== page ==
Starting points: A run through of regular payments (10 min)
A run through of all the regular payments and income the business has.
- A good place to start is direct debits and standing orders.
- This can be ideally considered monthly, but also done on a weekly and quarterly basis.
- Don’t forget things like loan repayments or tax liabilities.
- As you’re repeating this monthly or quarterly – what has changed, or is likely to be changing?
Modelling payroll (5 min)
In a spreadsheet – List out all your employees and their monthly cash payout.
- To start with this total can be added to Float as one monthly figure.
- Then work to establish any payroll taxes due – enter this figure to Float on the date expected to be paid.
Income, marketing costs and cost of sales (10 min)
On a spreadsheet or piece of paper work to establish any regular income and planned or expected income.
- For regular reliable recurring income. Input this as a budget in the sales category (or whatever category it will be reconciled in).
- For any project based revenue, this can be added in the projects section, along with any respective associated costs (eg Freelance costs, equipment hire, or other cost of sales)
Make sure your accounting software is reconciled up and up to date (5 min)
- Where possible – make sure all significant bank transactions are reconciled and up to date.
- Make sure to include any invoices or bill payments. Hit ‘sync’ in Float to pull in any changes.
Look back over the months to compare budget to actual spend (5 min)
By tapping on the month table header in Float, you’ll be able to compare your budget vs actuals in the current or previous months.
- Look at any discrepancies here.
- If under budget – will future budgets need to be adjusted to consider timing of spend?
- If over budget – do future budgets need to be adjusted to make our budgets more realistic?
- The insights reports section in Float can also be used to highlight areas where there are the most discrepancies.
Credit control – and updating expected due dates on invoices and bills (5 min)
In the invoices and bills tab in Float, review any outstanding invoices and bills and enter in any new more realistic expected payment dates.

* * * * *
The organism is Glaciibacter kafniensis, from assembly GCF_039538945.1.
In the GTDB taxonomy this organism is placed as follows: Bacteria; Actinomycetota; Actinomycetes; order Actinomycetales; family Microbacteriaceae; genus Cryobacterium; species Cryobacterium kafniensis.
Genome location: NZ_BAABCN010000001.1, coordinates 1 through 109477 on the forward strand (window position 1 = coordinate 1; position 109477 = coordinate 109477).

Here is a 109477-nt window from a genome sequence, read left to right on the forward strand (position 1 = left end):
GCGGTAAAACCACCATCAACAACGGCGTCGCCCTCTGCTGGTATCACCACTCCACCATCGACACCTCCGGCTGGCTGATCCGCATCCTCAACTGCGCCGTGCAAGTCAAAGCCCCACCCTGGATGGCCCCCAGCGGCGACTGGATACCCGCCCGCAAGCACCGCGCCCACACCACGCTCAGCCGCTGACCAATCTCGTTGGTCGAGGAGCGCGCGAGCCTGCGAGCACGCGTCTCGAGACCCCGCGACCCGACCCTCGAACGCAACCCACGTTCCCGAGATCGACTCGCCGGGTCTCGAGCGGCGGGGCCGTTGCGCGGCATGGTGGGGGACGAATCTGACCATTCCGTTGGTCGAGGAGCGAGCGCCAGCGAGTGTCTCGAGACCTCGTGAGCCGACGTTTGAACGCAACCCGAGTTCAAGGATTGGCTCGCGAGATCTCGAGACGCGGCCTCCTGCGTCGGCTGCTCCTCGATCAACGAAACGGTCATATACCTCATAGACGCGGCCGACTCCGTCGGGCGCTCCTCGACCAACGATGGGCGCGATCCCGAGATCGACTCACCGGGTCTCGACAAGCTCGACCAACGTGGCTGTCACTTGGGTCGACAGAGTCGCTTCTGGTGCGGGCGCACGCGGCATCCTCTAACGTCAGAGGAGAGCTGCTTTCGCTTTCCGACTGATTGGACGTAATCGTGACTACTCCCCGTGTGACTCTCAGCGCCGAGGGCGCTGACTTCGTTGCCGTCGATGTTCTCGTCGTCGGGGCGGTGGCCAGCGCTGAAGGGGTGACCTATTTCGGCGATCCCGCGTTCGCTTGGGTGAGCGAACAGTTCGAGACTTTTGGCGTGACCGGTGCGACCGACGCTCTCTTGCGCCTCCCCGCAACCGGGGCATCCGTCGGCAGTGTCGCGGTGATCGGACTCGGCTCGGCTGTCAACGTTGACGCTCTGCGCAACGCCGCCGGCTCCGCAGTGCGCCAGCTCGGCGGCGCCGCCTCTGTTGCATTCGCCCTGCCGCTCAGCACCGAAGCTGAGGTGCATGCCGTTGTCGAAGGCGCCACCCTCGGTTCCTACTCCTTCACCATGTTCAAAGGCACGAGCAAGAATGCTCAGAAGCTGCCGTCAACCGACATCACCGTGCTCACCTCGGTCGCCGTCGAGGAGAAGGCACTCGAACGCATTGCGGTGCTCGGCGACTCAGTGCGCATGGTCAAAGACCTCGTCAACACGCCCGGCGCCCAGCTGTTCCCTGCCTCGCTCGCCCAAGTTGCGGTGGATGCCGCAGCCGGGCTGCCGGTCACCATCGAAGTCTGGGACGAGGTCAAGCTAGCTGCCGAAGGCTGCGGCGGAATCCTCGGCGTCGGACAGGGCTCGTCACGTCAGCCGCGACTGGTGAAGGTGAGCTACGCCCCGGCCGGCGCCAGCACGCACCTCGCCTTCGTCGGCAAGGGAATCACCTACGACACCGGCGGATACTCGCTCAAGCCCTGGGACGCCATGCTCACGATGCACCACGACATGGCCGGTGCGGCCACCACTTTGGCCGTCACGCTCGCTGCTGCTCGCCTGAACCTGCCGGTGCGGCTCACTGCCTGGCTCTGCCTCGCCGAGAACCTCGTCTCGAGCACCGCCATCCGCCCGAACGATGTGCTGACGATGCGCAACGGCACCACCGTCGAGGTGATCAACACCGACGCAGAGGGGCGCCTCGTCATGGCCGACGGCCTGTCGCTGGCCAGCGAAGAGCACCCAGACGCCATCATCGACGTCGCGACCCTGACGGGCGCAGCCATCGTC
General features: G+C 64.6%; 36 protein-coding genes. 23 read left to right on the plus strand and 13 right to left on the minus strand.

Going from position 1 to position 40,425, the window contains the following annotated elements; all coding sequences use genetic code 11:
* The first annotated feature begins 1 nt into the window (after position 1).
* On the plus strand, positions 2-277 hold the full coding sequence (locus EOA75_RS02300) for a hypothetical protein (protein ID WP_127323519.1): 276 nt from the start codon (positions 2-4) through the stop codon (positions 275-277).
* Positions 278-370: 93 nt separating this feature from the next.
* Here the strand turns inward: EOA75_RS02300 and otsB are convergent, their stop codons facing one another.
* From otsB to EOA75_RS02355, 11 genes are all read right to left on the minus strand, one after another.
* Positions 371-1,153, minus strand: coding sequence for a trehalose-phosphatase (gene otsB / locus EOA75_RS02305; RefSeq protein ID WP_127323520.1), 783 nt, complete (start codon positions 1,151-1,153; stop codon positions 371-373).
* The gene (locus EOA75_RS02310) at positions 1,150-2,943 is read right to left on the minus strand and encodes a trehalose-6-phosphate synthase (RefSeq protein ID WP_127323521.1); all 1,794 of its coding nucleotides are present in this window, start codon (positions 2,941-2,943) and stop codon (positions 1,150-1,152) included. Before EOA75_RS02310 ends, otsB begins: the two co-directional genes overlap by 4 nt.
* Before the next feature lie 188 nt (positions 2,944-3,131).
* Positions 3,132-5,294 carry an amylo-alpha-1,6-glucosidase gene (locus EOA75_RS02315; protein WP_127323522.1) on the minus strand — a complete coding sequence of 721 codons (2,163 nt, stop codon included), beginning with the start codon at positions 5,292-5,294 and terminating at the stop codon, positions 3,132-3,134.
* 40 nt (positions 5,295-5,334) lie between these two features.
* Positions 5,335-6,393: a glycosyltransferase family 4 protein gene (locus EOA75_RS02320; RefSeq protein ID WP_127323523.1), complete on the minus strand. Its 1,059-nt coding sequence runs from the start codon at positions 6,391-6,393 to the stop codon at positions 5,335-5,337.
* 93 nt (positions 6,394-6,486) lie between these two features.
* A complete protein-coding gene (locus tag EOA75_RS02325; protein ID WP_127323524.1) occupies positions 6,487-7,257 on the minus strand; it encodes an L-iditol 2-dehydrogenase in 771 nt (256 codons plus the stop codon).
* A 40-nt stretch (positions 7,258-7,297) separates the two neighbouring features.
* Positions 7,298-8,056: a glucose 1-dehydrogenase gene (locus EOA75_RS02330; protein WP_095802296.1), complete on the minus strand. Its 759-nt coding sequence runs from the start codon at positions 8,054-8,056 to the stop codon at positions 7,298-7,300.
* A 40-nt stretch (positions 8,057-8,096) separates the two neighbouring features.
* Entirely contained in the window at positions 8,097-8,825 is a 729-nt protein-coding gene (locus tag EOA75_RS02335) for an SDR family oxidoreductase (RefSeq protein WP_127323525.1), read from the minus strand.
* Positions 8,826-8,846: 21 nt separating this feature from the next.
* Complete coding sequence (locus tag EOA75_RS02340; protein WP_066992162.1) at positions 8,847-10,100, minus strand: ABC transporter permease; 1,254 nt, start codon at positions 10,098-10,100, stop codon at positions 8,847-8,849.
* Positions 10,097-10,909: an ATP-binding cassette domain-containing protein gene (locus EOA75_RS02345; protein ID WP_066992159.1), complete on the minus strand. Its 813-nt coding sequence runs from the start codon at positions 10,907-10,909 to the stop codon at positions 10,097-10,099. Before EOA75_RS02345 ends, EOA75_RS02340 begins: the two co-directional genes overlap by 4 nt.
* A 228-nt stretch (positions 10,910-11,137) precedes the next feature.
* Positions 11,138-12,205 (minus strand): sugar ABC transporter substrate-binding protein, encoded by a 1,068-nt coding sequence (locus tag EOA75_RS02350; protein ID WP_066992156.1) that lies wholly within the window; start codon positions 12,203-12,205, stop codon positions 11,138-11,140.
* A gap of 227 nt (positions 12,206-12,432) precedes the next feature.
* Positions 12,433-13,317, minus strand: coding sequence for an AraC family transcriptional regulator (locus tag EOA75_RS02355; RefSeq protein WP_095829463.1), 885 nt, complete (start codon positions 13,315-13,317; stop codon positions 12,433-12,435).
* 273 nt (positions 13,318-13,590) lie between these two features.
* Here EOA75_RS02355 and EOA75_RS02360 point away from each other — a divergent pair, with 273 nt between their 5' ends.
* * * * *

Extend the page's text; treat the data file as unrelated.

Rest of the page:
- If invoices will be paid in instalments multiple payment dates can be set. This is particularly important for any dates that are set to be paid in the past.
- These must be set to dates in the future, to establish a realistic cashflow projection.
Scenario planning (10 min)
- To create a new “what if” scenario such as ‘taking on more staff’ or ‘increasing our marketing budget’.
- This can be created by choosing a new scenario, and simply changing the desired categories. Simply add (or subtract) the new amounts to explore the impact.
- When you return to view the base scenario – any changes made to the base scenario will also be reflected in the new scenario layer.
- At the next meeting – any changes in the scenario layer that become finalised can be easily merged down to the base layer.
Decisions (10 min)
- Ask your client, how confident they feel about the cashflow they have projected.
- Consider the ‘days to zero cash’. If this is too short maybe a loan or overdraft facility could be considered as an action point.
- Explore any key invoices that must be paid for the cashflow to hold true, and establish some dates to revisit if this is not the case.
- If the cash position is strong – consider what opportunities this might bring to invest in the business or take some cash out of the business.
- Discuss what level of cash safety net is appropriate. If cash is set aside in any bank accounts for savings which is not to be considered this can be removed from the cashflow in the bank account settings.
- Agree a date to revisit the cashflow and review the budgets and credit control process.
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Cashflow management, forecasting and scenario planning agenda template summary
For anyone who wants to help put cashflow on the agenda.